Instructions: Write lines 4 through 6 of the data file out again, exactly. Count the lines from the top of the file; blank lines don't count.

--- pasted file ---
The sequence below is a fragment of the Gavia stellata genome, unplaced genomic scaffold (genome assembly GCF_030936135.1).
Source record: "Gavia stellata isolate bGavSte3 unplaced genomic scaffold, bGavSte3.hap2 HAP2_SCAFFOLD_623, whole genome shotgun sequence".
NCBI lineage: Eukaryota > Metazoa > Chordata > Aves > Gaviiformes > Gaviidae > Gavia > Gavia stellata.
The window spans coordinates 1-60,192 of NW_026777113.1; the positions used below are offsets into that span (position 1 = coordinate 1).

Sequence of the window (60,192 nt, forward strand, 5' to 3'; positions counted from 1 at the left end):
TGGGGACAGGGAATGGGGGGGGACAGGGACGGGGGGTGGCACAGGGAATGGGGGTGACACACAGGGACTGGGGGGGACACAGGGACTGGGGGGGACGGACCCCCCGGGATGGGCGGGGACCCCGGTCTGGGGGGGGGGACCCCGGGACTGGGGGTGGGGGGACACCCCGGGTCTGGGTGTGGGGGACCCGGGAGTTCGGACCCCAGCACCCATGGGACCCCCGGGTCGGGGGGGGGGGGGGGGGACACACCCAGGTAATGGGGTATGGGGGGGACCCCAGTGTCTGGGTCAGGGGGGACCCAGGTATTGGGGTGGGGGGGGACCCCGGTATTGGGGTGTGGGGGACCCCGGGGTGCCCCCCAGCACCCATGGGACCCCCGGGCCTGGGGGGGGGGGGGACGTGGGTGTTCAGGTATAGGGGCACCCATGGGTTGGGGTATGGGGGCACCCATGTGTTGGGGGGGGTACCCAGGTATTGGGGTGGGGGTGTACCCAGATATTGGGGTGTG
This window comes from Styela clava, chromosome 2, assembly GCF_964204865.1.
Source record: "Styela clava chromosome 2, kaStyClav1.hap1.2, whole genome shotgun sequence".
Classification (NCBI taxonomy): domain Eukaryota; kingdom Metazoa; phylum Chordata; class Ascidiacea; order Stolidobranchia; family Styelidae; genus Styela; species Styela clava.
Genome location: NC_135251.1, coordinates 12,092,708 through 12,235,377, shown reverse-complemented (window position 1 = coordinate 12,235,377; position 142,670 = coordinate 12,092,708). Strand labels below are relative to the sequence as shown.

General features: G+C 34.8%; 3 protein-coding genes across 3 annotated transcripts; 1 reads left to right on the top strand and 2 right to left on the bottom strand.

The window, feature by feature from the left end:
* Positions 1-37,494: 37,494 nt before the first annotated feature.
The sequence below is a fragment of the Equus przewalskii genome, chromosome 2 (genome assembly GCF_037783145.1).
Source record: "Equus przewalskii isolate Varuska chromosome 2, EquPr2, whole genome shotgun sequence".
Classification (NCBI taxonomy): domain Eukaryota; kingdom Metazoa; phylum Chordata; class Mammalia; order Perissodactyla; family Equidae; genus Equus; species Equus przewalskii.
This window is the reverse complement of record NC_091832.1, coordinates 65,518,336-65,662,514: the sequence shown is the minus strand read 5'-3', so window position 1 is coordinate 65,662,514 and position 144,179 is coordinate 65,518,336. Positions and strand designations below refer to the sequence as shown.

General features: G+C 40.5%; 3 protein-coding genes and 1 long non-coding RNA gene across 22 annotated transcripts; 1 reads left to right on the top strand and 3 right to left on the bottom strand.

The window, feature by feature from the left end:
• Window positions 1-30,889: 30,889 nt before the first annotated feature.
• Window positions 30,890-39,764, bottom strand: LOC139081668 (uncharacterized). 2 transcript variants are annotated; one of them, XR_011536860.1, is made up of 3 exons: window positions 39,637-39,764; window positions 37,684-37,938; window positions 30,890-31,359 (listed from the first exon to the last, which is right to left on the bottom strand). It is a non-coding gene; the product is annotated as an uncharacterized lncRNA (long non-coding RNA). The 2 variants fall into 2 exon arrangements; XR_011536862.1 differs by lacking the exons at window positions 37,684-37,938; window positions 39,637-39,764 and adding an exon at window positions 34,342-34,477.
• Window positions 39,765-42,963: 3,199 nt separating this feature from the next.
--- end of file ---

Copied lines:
The window spans coordinates 1-60,192 of NW_026777113.1; the positions used below are offsets into that span (position 1 = coordinate 1).

Sequence of the window (60,192 nt, forward strand, 5' to 3'; positions counted from 1 at the left end):
TGGGGACAGGGAATGGGGGGGGACAGGGACGGGGGGTGGCACAGGGAATGGGGGTGACACACAGGGACTGGGGGGGACACAGGGACTGGGGGGGACGGACCCCCCGGGATGGGCGGGGACCCCGGTCTGGGGGGGGGGACCCCGGGACTGGGGGTGGGGGGACACCCCGGGTCTGGGTGTGGGGGACCCGGGAGTTCGGACCCCAGCACCCATGGGACCCCCGGGTCGGGGGGGGGGGGGGGGGACACACCCAGGTAATGGGGTATGGGGGGGACCCCAGTGTCTGGGTCAGGGGGGACCCAGGTATTGGGGTGGGGGGGGACCCCGGTATTGGGGTGTGGGGGACCCCGGGGTGCCCCCCAGCACCCATGGGACCCCCGGGCCTGGGGGGGGGGGGGACGTGGGTGTTCAGGTATAGGGGCACCCATGGGTTGGGGTATGGGGGCACCCATGTGTTGGGGGGGGTACCCAGGTATTGGGGTGGGGGTGTACCCAGATATTGGGGTGTG